Elongator is a multi-subunit complex that plays pivotal roles in regulating multiple biological processes in response to a broad spectrum of cellular stimuli. Composed of two copies of a core complex (Elp1-3) and a sub-complex (Elp4-6)2, Elongator was first identified by its association with hyperphosphorylated RNA polymerase II in budding yeast3. Subsequent identification of Elongator in humans and other species revealed its evolutionary conservation from yeast to humans4,5,6. Besides its role in transcription, Elongator is also involved in translation, for it regulates tRNA modification. Elp1, also known as IKAP (Inhibitor of kappaB kinase-associated protein), serves as a scaffold protein required for the assembly of Elongator, and it is encoded by the Ikbkap gene. The catalytic component Elp3 contains a motif found in the GCN5-related N-acetyltransferase (GNAT) family of histone acetyltransferases (HATs)7. Of the acetylation targets, Elp3 has been shown to catalyze acetylation of histone H3 in the nucleus, Bruchpilot at the neuromuscular junction in flies, ɑ-tubulin in post-mitotic neurons, and connexin-43 in the cerebral cortex8,9,10,11. The functional importance of all subunits in vivo has been demonstrated, for deletion of any of the subunits leads to similar pleiotropic phenotypes in Saccharomyces cerevisiae, Caenorhabditis elegans, Drosophila melanogaster and Arabidopsis thaliana12,13,14,15,16,17.

We previously showed that ablation of Ikbkap in male germ cells affects spermatogenesis18. However, its role during oocyte meiosis remains unknown. Here, we uncover an essential role for Ikbkap in regulating mouse oogenesis. By disrupting Ikbkap specifically in female germ cells, we found that oocytes lacking Ikbkap were unable to complete meiosis and displayed defects in meiotic spindle organization, chromosome congression, and kinetochore function. In addition, an increase in aneuploidy rate was observed in Ikbkap-deficient oocytes. Moreover, we showed that zygotes lacking maternal Ikbkap exhibited a high incidence of digyny and abnormal preimplantation development. We discovered that IKAP plays an important role in governing spindle assembly and in chromosome organization and segregation during female meiosis by regulating tubulin acetylation.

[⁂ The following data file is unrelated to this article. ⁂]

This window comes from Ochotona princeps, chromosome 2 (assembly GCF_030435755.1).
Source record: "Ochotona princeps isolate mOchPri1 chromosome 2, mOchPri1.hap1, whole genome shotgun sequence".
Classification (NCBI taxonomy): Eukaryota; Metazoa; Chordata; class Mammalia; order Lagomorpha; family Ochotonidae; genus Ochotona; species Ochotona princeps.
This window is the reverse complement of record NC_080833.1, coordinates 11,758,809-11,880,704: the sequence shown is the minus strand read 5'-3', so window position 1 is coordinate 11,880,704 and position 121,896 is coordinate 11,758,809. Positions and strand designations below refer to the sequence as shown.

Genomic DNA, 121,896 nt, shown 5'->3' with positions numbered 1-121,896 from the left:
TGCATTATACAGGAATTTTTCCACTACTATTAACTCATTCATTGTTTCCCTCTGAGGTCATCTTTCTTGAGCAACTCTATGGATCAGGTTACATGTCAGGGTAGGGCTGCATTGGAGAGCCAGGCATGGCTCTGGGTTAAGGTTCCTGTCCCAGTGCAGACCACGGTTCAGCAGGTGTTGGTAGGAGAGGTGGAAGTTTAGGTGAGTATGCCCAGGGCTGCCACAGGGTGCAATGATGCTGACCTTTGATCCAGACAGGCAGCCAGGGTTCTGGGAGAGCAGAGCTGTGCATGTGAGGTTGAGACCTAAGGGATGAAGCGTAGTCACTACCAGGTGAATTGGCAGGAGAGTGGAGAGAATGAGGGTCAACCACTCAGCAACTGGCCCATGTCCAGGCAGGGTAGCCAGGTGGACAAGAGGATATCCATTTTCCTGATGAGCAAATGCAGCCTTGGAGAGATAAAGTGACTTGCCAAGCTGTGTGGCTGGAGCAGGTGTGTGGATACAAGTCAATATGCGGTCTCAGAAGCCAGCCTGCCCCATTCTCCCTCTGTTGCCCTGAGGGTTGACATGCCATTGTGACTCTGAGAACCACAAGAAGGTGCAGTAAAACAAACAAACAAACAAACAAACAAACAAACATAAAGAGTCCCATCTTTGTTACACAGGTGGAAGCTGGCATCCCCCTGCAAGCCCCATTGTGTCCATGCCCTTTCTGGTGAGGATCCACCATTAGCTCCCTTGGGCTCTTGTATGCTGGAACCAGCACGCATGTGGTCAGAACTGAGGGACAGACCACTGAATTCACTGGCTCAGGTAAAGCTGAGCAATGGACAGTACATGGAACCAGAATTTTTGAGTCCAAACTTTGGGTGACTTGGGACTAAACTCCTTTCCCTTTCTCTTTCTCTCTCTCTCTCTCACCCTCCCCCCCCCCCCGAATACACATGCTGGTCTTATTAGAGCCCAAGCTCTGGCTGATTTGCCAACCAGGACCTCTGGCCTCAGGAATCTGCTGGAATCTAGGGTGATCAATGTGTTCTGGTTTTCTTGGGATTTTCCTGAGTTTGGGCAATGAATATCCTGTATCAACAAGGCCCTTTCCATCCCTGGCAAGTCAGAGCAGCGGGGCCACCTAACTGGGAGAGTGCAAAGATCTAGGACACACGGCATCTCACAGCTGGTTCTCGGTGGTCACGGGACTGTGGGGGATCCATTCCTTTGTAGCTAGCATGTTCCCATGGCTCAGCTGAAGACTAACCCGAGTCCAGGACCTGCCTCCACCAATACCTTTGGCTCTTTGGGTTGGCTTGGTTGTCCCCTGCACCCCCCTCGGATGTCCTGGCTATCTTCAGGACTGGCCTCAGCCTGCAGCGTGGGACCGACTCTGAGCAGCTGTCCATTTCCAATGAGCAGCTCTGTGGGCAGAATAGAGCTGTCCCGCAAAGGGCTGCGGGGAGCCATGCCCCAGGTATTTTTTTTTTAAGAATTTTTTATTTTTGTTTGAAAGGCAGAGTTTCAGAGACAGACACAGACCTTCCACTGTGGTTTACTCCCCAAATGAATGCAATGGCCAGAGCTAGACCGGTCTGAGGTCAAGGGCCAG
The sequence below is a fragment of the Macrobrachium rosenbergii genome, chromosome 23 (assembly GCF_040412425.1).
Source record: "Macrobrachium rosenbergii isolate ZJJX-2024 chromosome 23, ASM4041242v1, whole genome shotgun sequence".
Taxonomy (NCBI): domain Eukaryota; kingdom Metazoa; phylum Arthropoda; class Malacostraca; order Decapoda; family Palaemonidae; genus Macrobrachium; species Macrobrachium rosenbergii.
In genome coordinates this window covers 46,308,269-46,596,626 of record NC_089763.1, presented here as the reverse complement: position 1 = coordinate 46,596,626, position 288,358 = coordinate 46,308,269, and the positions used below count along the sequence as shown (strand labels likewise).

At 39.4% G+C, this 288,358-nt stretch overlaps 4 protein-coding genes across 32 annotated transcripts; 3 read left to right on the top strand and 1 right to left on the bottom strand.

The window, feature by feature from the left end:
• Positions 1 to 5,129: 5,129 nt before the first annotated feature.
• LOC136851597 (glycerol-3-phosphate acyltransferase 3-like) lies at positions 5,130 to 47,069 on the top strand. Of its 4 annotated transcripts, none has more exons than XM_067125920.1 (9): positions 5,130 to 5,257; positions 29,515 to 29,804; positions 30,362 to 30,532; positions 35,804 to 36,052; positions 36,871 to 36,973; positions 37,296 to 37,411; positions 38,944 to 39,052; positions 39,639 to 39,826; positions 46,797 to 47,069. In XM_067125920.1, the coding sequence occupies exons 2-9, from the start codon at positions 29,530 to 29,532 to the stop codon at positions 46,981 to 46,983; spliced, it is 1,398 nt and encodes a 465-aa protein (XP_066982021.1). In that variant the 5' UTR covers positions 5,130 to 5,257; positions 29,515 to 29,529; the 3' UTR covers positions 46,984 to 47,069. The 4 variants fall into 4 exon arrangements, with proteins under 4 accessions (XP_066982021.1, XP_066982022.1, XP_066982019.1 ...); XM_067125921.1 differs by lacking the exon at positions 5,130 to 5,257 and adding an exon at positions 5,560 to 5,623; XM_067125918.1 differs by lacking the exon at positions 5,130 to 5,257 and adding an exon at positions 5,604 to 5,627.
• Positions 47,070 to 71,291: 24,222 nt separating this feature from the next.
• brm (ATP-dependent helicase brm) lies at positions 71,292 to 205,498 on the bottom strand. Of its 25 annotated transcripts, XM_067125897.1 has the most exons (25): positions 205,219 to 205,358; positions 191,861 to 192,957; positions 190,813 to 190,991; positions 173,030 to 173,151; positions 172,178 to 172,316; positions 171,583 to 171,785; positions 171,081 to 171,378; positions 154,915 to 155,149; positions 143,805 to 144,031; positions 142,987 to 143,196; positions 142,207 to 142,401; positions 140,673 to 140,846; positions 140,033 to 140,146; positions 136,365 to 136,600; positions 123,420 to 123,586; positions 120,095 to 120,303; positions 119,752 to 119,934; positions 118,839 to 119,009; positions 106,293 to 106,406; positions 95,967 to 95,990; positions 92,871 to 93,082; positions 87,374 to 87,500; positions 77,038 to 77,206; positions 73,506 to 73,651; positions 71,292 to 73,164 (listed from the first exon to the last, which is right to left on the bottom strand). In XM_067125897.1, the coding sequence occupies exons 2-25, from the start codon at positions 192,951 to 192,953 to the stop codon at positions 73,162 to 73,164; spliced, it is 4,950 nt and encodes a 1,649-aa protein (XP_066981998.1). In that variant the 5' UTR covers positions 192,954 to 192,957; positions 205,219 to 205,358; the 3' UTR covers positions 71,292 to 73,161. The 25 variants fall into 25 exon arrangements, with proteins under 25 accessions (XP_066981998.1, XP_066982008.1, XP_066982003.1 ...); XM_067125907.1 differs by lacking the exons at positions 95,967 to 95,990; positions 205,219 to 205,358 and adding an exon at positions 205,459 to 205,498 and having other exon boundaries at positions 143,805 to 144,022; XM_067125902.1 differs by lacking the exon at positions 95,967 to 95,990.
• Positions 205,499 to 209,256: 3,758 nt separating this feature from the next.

Ikbkap is expressed in growing oocytes and preimplantation mouse embryos

To probe potential roles for Ikbkap in the mammalian female germline, we first examined its expression pattern during oocyte development. Immunofluorescence staining of paraffin-embedded sections of ovaries revealed that IKAP was highly expressed in the cytoplasm of the oocytes of primary, secondary and antral follicles (Fig. 1A), suggesting a potential role for Ikbkap during meiotic maturation. We further examined its expression levels in growing oocytes and early embryos using real-time PCR. Consistent with the staining results, Ikbkap mRNA appeared most intense in fully-grown germinal vesicle (GV) oocytes. We also observed modest expression of Ikbkap mRNA throughout the preimplantation stage, with a slight down-regulation at the 2-cell stage, suggesting that it plays a role during preimplantation development. To explore its functional relevance in the female germline, we disrupted Ikbkap in oocytes by combining Ikbkap floxed allele (Ikbkapflox/flox) with a Cre recombinase transgene expressed from the Vasa promoter (also known as Ddx4-Cre)19. The Vasa-promoter begins to drive transcription in primordial germ cells starting from embryonic day (E) 15.5 and in postnatal stages19. Vasa-Cre activity results in an oocyte-specific null allele through deletion of the exon 3 of Ikbkap in mice18, generating germ lineage-specific Ikbkap mutant mice (genotyped as Vasa-Cre; Ikbkapflox/−, referred to as CKO hereafter). Mice of other genotypes (Vasa-Cre; Ikbkapflox/+, Ikbkapflox/+, and Ikbkapflox/flox) produced from the breeding scheme exhibited no overt phenotypes and were used as the control group. Validation of the CKO mouse line was carried out using immunofluorescence staining and real-time PCR analysis. Immunofluorescence staining confirmed the significant reduction of IKAP proteins in oocytes (Fig. 1A). Ikbkap mRNA expression was almost completely abolished in growing CKO oocytes (Ctrl: 1; CKO: 0.004), indicating successful disruption of Ikbkap in oocytes (Fig. 1B).